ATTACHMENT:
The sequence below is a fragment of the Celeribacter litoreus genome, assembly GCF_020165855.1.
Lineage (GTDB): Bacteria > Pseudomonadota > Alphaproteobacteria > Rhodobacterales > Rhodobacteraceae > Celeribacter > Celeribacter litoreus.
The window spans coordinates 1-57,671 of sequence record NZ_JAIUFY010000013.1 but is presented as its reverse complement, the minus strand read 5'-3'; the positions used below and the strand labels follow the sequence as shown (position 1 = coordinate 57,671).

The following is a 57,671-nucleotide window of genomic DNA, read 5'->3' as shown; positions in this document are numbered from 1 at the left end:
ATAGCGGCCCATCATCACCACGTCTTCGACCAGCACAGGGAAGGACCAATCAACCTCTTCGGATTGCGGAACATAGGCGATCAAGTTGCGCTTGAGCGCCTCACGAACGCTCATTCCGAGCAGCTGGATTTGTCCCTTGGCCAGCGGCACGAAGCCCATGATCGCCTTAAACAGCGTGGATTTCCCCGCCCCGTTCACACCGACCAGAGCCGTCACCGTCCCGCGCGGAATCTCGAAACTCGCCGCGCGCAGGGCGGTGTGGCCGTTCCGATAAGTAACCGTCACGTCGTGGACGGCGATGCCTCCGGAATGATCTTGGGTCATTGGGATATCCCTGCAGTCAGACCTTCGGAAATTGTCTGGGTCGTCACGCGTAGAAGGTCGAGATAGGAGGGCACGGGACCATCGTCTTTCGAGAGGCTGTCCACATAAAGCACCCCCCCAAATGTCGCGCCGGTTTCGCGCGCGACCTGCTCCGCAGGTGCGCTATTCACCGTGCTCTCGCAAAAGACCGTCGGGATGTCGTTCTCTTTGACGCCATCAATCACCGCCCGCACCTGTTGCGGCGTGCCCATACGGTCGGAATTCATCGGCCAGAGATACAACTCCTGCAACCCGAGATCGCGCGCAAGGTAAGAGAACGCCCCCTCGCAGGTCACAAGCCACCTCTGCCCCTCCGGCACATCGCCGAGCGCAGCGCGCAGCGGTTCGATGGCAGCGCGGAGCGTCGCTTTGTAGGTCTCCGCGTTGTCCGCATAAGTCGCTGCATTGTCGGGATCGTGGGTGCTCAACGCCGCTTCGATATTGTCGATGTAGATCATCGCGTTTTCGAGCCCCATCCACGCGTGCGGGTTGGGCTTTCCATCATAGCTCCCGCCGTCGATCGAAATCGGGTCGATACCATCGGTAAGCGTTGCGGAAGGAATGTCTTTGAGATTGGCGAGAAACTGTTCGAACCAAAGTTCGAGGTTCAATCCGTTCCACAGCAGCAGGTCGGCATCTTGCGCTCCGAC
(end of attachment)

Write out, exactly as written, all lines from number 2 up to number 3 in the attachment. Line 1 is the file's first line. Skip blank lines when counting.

Lineage (GTDB): Bacteria > Pseudomonadota > Alphaproteobacteria > Rhodobacterales > Rhodobacteraceae > Celeribacter > Celeribacter litoreus.
The window spans coordinates 1-57,671 of sequence record NZ_JAIUFY010000013.1 but is presented as its reverse complement, the minus strand read 5'-3'; the positions used below and the strand labels follow the sequence as shown (position 1 = coordinate 57,671).